(The author is a Reuters market analyst. The views expressed
are his own.)
By Gerard Wynn
LONDON, April 17 Global carbon emissions per
unit of energy supply have barely changed in more than two
decades, the International Energy Agency said on Wednesday, but
other data show an even starker picture where world energy is
Either way, flat or rising carbon intensity in global energy
consumption shows how growing adoption of renewable energy in
some countries has so far failed to move the dial on the global
That in turn underlines a failure to achieve wider carbon
emissions cuts beyond switching to renewable sources of
The IEA has set much stall by an additional rollout of
efficiency measures which it says can account for nearly half
all global carbon emissions cuts required by 2020 to keep
ambitious global climate action on track.
Such measures are failing partly because the private sector
demands a very rapid payback on upfront investments, even if
these are cost-effective in the longer term.
The carbon intensity of global energy consumption is rising,
according to BP's energy data published last year, and in 2011
was higher than at any time since 1990. (See Chart 1)
The BP data show how the rising carbon intensity trend is
almost entirely driven by surging coal consumption in non-OECD
countries which are seeking to drive economic growth with one of
the world's cheapest, most available fuels. (Chart 2)
Carbon intensity of energy in non-OECD countries in 2011 was
at higher levels than at any time since 1984.
The recent financial crisis which particularly engulfed
developed countries has had less impact, where the carbon
intensity of energy in OECD countries has seen year on year
falls since 2007, broadly following earlier trends as the United
States shifts from coal to gas and Europe implements renewable
The IEA said on Wednesday that the global carbon intensity
of energy supply had "remained essentially static, changing by
less than 1 percent" since 1990, painting a marginally more
optimistic picture. (Chart 3)
Chart 1: link.reuters.com/xus47t
Chart 2: link.reuters.com/bys47t
Chart 3: (page 8) goo.gl/kp2Vz
Chart 4: link.reuters.com/cys47t
Some analysts have argued for a prioritisation of investment
in energy research and development, to cut costs before wider
adoption of renewable and other low-carbon technologies in
The IEA's Wednesday report calculated that energy research
development and diffusion (RD&D) had fallen to below half 1981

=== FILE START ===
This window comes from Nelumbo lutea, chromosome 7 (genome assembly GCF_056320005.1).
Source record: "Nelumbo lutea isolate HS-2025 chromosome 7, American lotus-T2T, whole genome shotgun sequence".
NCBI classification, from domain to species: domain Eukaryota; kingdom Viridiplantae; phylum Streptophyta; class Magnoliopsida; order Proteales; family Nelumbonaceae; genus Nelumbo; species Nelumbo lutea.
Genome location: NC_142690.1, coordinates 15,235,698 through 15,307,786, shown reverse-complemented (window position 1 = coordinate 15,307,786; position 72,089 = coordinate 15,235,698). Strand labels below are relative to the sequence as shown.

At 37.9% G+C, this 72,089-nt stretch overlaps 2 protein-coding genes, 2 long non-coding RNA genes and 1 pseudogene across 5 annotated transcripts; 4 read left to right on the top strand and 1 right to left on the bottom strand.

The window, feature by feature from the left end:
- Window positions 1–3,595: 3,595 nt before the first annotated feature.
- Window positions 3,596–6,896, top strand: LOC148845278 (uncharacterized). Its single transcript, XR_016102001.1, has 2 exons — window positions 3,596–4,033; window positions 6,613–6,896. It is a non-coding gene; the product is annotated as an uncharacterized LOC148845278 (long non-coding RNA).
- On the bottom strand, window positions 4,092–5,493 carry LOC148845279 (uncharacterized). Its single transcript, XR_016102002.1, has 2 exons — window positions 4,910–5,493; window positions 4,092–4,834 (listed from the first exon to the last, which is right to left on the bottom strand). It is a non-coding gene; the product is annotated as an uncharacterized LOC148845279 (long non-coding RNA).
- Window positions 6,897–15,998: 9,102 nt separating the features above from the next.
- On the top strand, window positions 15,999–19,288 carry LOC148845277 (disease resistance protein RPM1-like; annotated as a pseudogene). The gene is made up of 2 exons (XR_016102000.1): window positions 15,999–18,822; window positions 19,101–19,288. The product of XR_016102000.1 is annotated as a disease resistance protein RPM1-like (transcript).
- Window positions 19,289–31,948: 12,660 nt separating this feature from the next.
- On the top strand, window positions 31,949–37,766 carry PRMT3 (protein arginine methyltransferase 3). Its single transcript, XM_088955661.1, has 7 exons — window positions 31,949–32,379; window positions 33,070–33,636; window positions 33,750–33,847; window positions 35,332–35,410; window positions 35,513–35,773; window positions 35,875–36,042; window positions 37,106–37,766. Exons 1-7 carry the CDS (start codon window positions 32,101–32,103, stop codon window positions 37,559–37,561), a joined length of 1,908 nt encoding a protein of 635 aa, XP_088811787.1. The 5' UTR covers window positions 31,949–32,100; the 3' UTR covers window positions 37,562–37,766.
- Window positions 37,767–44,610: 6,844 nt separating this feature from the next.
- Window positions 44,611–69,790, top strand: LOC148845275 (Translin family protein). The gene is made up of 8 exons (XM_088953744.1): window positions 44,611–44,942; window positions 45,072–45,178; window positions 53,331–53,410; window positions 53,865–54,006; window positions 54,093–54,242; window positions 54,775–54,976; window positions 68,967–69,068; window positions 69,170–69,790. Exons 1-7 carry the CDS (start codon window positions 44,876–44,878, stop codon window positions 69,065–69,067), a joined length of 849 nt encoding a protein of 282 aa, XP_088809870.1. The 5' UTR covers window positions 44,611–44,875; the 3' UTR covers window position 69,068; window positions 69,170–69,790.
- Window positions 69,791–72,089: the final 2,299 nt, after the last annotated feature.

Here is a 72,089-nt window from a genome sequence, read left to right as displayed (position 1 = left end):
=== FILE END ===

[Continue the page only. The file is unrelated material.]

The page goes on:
levels, when measured as a proportion of IEA member state wider
The IEA appeals to so-called "no regrets" investments in
energy efficiency, which have clear economic benefits in fuel
savings regardless of concerns about climate change.
That makes sense, but private sector investors sometimes
rule out efficiency investments with paybacks of even as few as
three years (meaning it takes three years of energy savings to
pay off the upfront capital cost), underlining how quickly
economic actors discount the benefits of any upfront investment.
The IEA acknowledged that point, in its report.
"Barriers such as high upfront capital costs, customer
indifference, and lack of awareness or capacity, leave much
cost-effective energy-efficiency potential untapped. Economic
incentives are crucial to drive change and investment; standards
and codes have also proven effective, as have awareness building
and training schemes."
For example, the IEA has previously cited data with regards
to a reluctance of truck operators to adopt efficiency measures
without rapid paybacks, in its report last year: "Technology
Roadmap Fuel Economy of Road Vehicles".
"There is increasing evidence that truckers use a fairly
short payback period for fuel efficiency decisions (of)
approximately three years ... which is inconsistent with an
approach that is optimal for society," it reported.
Desperately slow falls in the carbon intensity of world
economic growth (measured as carbon emissions per unit of GDP)
over the past decade show how policies to drive more efficient
consumption have recently failed to make much headway. (See
One way to drive such efficiency investment is through
mandatory standards where a ratcheting down of fuel economy
standards in the European automobile sector has successfully
wrung cost-effective efficiencies out of carmakers.
But global carbon intensity figures illustrate the
difficulty in translating such regional, sectoral efforts into
carbon cuts across the global energy sector for as long as
developing countries are more focused on growing their
(Editing by Keiron Henderson)